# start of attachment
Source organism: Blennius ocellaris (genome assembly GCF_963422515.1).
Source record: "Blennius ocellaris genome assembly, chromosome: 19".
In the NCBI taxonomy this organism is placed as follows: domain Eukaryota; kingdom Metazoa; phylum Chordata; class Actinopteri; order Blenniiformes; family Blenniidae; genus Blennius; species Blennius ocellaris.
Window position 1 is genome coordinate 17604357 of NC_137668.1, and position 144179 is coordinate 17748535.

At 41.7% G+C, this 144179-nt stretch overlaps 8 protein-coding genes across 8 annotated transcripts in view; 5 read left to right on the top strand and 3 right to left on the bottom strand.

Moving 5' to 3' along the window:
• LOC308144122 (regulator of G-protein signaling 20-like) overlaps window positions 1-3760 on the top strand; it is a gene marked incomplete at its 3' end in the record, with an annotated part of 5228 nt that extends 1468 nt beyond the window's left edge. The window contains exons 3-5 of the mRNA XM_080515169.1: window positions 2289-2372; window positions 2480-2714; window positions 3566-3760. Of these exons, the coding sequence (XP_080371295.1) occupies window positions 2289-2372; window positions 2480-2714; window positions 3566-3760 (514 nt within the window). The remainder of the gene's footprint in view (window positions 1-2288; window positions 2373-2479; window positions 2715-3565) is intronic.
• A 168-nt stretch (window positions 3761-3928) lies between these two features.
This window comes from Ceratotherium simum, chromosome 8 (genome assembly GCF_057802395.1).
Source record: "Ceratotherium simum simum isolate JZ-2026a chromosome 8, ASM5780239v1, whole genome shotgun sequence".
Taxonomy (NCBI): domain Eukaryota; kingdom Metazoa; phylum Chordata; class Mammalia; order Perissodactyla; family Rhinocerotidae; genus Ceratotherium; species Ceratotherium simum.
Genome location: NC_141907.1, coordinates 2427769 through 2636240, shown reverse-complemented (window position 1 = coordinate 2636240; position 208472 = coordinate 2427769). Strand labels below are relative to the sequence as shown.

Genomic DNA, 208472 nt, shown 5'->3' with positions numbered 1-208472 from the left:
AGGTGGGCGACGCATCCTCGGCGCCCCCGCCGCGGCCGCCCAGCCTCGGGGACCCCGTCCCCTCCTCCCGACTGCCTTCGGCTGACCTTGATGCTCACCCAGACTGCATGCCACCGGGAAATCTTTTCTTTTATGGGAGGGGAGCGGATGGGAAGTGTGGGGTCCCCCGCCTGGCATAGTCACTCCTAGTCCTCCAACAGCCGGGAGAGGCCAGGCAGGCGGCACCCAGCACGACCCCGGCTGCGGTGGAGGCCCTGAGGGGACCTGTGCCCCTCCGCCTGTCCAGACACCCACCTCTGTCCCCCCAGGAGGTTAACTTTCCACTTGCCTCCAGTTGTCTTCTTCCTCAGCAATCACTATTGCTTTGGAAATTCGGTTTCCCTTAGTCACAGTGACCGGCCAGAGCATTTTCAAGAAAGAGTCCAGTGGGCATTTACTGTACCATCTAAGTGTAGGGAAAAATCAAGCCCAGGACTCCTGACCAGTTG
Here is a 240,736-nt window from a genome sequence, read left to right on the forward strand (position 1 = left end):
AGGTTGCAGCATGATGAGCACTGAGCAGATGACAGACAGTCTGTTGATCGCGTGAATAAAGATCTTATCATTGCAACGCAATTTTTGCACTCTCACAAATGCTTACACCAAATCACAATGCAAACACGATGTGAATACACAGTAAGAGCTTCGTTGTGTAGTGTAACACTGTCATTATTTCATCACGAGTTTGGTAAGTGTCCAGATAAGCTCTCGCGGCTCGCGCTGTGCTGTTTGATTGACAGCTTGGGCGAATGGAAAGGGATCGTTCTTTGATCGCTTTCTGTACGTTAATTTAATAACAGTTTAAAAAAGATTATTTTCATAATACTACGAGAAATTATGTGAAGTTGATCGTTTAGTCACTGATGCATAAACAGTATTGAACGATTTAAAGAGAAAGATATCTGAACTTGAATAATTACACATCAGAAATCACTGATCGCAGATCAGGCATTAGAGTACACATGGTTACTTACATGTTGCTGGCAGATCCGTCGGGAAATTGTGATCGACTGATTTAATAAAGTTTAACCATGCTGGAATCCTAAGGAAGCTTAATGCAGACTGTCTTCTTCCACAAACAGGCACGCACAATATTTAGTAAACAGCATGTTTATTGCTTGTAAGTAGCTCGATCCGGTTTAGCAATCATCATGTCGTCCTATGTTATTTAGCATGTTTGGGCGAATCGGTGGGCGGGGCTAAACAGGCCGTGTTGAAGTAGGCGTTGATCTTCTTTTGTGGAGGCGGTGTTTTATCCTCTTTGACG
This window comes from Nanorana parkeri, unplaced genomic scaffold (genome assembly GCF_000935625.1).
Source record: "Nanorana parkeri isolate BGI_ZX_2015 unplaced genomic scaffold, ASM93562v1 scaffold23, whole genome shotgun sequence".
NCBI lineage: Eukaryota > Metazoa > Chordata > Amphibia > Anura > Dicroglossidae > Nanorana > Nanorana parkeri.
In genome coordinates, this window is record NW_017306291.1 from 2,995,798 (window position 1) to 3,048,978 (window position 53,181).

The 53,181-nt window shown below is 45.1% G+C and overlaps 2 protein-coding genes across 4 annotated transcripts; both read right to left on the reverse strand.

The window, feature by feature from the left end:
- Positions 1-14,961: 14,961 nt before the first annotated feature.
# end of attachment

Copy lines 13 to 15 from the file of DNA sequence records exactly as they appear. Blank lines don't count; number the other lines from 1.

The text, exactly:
Genomic DNA, 208472 nt, shown 5'->3' with positions numbered 1-208472 from the left:
AGGTGGGCGACGCATCCTCGGCGCCCCCGCCGCGGCCGCCCAGCCTCGGGGACCCCGTCCCCTCCTCCCGACTGCCTTCGGCTGACCTTGATGCTCACCCAGACTGCATGCCACCGGGAAATCTTTTCTTTTATGGGAGGGGAGCGGATGGGAAGTGTGGGGTCCCCCGCCTGGCATAGTCACTCCTAGTCCTCCAACAGCCGGGAGAGGCCAGGCAGGCGGCACCCAGCACGACCCCGGCTGCGGTGGAGGCCCTGAGGGGACCTGTGCCCCTCCGCCTGTCCAGACACCCACCTCTGTCCCCCCAGGAGGTTAACTTTCCACTTGCCTCCAGTTGTCTTCTTCCTCAGCAATCACTATTGCTTTGGAAATTCGGTTTCCCTTAGTCACAGTGACCGGCCAGAGCATTTTCAAGAAAGAGTCCAGTGGGCATTTACTGTACCATCTAAGTGTAGGGAAAAATCAAGCCCAGGACTCCTGACCAGTTG
Here is a 240,736-nt window from a genome sequence, read left to right on the forward strand (position 1 = left end):